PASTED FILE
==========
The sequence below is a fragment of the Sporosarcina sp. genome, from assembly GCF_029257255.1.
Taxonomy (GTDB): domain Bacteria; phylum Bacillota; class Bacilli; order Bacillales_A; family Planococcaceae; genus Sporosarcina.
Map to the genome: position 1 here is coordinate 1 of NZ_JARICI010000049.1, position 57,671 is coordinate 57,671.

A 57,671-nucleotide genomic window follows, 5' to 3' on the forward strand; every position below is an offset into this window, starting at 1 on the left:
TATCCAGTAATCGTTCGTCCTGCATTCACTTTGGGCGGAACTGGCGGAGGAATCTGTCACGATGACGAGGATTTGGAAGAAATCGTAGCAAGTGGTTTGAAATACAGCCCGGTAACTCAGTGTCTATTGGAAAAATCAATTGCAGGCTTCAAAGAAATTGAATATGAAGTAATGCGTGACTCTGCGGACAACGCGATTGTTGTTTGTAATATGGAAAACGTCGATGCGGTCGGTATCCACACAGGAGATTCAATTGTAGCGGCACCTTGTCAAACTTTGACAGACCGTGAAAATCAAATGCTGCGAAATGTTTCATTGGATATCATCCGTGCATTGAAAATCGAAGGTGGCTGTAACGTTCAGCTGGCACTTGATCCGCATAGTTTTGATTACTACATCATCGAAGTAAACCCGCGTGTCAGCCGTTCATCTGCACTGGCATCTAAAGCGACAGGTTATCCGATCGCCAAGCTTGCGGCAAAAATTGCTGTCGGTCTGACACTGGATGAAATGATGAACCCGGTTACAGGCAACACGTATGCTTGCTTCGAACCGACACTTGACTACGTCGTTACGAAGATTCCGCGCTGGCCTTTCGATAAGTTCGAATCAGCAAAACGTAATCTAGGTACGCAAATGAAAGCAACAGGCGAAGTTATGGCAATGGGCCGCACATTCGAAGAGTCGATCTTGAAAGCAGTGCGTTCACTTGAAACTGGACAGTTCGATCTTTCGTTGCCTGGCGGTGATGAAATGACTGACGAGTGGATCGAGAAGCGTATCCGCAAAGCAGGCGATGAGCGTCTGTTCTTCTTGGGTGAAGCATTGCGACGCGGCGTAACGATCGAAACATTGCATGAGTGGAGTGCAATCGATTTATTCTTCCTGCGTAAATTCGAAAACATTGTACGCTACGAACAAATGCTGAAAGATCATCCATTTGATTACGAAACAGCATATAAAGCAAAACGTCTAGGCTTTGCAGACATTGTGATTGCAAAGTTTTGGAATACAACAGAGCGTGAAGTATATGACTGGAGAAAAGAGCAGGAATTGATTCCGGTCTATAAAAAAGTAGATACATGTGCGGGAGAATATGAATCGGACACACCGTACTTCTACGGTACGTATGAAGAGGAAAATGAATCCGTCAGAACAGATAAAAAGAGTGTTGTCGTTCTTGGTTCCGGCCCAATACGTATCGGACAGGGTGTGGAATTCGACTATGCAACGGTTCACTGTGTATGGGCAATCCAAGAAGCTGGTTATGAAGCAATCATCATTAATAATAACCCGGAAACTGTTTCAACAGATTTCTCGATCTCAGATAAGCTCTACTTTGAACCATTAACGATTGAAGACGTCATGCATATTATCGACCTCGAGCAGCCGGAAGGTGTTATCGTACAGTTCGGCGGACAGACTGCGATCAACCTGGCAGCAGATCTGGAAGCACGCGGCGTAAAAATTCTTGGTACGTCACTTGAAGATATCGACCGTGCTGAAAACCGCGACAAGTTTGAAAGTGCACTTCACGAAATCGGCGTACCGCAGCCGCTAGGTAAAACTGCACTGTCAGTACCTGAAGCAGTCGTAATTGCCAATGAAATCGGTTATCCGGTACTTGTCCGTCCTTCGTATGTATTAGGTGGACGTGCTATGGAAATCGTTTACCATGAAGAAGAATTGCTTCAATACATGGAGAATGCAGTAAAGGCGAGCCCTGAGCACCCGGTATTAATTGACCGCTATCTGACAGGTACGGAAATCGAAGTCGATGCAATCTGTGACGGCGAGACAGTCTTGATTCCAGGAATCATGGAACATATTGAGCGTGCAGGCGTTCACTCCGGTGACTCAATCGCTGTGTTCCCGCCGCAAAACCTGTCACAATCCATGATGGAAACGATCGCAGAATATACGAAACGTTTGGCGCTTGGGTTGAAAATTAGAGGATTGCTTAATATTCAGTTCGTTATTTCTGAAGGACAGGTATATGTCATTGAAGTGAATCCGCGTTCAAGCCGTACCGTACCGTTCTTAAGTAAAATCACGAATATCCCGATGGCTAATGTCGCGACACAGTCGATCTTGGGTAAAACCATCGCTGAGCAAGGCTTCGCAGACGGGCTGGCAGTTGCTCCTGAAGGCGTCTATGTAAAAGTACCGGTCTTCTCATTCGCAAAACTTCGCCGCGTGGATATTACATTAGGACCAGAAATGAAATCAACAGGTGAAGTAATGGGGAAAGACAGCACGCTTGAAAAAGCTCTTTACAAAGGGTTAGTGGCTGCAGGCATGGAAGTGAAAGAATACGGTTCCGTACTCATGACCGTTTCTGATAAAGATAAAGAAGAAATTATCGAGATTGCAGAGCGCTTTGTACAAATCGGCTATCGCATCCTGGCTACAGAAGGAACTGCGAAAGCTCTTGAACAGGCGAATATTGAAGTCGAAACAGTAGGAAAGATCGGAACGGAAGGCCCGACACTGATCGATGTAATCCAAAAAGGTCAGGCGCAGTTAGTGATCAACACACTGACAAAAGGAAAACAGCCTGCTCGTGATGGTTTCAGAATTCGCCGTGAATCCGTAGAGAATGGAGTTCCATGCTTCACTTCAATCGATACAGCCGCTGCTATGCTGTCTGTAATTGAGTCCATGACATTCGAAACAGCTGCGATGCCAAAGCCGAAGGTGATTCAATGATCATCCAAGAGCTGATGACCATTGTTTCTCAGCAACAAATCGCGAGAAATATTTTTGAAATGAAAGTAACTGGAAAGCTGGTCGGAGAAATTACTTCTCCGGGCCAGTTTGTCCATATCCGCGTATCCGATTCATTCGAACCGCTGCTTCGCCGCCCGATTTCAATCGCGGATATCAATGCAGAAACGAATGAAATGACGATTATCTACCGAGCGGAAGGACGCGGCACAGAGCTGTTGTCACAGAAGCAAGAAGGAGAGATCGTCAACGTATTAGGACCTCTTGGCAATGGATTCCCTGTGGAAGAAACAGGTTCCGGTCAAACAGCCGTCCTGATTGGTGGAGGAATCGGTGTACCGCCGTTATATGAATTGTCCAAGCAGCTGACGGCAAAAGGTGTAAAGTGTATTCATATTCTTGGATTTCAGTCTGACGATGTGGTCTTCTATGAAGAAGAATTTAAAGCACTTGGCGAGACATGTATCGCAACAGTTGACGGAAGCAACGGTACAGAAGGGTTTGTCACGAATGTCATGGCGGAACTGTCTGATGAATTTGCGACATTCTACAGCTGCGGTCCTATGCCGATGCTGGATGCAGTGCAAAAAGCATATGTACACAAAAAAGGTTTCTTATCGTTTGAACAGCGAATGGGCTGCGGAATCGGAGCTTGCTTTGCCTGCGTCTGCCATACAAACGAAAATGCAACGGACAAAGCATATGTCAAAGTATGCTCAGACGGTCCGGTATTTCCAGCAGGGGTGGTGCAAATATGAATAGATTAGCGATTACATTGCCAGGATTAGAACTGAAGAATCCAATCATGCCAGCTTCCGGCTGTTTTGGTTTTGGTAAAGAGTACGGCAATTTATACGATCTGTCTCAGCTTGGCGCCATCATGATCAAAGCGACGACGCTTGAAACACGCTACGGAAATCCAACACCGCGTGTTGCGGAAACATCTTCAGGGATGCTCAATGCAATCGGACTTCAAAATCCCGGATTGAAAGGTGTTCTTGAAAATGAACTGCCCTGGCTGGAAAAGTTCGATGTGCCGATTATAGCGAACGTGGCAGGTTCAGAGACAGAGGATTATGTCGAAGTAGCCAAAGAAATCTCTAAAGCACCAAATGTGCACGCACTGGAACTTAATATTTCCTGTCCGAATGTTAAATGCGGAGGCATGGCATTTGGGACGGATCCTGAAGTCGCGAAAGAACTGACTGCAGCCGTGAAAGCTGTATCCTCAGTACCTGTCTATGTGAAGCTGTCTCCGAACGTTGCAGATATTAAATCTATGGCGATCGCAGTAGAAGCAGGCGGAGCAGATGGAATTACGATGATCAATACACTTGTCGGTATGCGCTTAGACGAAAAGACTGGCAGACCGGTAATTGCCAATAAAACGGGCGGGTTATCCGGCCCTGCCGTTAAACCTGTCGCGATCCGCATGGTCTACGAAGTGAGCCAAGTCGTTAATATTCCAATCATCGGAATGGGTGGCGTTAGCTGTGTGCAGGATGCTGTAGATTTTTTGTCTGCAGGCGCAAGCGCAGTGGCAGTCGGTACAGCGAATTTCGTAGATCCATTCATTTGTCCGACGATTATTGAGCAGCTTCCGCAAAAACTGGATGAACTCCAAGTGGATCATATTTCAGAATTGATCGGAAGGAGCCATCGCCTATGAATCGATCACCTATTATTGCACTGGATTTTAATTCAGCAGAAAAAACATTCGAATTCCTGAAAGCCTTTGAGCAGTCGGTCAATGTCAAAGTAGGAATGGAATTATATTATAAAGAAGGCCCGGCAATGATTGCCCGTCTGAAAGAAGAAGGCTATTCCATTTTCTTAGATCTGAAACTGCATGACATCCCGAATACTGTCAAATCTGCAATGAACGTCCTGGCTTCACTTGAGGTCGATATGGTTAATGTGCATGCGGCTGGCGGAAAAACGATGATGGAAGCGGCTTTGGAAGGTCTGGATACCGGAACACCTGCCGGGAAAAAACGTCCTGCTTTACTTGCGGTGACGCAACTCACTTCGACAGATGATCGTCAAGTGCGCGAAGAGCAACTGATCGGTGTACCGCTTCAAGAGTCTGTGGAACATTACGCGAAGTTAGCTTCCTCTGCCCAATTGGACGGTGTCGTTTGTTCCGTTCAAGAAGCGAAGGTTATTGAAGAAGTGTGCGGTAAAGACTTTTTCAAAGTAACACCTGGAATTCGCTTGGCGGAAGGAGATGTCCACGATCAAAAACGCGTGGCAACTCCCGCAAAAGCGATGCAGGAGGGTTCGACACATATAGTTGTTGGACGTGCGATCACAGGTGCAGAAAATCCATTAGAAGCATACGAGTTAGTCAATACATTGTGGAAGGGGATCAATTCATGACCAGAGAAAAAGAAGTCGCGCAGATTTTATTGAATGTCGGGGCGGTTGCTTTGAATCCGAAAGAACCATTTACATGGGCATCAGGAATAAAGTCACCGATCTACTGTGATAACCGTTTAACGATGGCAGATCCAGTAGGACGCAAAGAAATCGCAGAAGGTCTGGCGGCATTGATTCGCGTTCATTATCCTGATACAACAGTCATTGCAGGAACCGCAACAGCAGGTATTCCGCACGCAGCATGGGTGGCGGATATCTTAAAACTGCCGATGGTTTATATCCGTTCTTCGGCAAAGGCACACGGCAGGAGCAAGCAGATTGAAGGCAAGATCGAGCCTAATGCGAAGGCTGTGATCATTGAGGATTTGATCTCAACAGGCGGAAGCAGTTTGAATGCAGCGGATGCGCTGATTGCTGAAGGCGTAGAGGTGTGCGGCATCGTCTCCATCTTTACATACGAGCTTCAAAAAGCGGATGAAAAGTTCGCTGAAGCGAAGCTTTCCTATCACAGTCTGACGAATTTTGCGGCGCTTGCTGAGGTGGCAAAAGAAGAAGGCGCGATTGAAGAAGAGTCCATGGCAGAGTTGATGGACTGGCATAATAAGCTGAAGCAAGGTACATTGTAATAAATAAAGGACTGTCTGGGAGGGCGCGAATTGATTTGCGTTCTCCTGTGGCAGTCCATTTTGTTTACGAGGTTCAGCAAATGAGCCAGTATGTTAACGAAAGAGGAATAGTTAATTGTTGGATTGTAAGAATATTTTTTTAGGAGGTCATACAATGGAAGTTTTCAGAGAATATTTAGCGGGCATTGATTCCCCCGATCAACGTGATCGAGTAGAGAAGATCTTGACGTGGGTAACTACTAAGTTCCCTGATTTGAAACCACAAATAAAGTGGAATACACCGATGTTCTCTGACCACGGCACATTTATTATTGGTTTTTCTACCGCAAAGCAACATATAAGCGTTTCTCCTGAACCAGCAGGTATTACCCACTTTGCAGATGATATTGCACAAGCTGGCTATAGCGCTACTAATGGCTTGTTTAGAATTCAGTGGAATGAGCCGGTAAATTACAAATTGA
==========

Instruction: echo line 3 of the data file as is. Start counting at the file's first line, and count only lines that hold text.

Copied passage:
Map to the genome: position 1 here is coordinate 1 of NZ_JARICI010000049.1, position 57,671 is coordinate 57,671.